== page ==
Previous Challenge Entry (Level 3 - Advanced)
Topic: Grandparent(s) (04/03/08)
TITLE: Branching Out
By Emily Gibson
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However, the weather cleared as Grandpa’s health faded. His cancer came back with a vengeance and he was sidelined with a series of doctor's appointments, hospitalizations and treatment courses. He hung on to the hope of getting the tree house going by summer, drawing pictures for his grandchildren and telling them Swiss Family Robinson tree house tales. In the mean time he lost physical strength day by day.
I knew his dream needed encouragement as he fought his battle, so I borrowed library books on tree houses, and hired two young college age brothers to get things started under my dad’s supervision. I figured when he got well enough to build again, at least the risky stuff could be already done by the young guys. These brothers took their job very seriously. They took my dad's plans, worked through the details and started in. They shinnied up the tree, put up pulleys on the high branches and placed the support beams, hoisting them by pulling on ropes. Then they set to work on creating a grandfather’s best vision of a child’s playhouse sitting amid the branches.
Grandpa followed the progress through the stories his grandchildren now told him as he lay in bed. It was a diversion for him, but the far off look in his eye told me he wasn't going to be building anything in this world ever again. He was gone by mid-summer shortly before the tree house was finished. It was everything he had envisioned and more. It had a deck, a protective railing, a trap door, a staircase. We had an “open tree” celebration and I'm sure I felt Grandpa there as well, sipping lemonade with us enjoying the view.
Now, over a decade later, the tree house tilts on its foundation as a main weight bearing branch weakens. It is a daily reminder of my grown children’s favorite hang out, playing make believe, hosting tea parties and hiding in a leaf wrapped fort that touched the sky. Much like Grandpa’s once strong and robust body, the stately walnut tree is failing and frail, hanging on by the roots but its muscle tiring. It too will, at some time, come down in one of our frequent fierce windstorms, just as its nearby partner did a few years ago.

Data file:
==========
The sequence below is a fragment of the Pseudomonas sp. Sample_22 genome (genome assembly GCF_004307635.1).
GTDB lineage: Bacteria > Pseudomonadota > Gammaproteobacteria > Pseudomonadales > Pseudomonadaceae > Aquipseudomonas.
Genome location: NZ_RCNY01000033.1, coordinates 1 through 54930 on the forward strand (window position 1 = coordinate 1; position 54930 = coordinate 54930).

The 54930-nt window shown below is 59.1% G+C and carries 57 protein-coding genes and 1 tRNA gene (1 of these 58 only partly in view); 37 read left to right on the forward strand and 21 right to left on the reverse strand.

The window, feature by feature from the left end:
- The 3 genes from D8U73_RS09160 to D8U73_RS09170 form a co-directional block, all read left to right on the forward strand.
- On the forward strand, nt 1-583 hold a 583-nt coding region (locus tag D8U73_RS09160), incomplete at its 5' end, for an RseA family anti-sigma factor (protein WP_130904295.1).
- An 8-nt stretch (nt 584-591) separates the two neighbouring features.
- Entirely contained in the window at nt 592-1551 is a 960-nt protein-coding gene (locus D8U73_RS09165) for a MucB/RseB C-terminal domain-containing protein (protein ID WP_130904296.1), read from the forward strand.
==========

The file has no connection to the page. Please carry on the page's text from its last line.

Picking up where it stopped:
Grandpa had a list full of hopes for his grandchildren, some realized and some only imagined. His blessing was to be able to watch others create what he had envisioned and planned out. Though he teetered in the wind like the old walnut tree ready to fall to the ground, he reached out with his branches and handed off his fondest dreams to his grandchildren. The time had come to let go.
A version of this true story has already been published which I'm aware is not the intent of the challenge. I could not resist revising it for this theme as a way to honor my father's memory and share what it with other FaithWriters.
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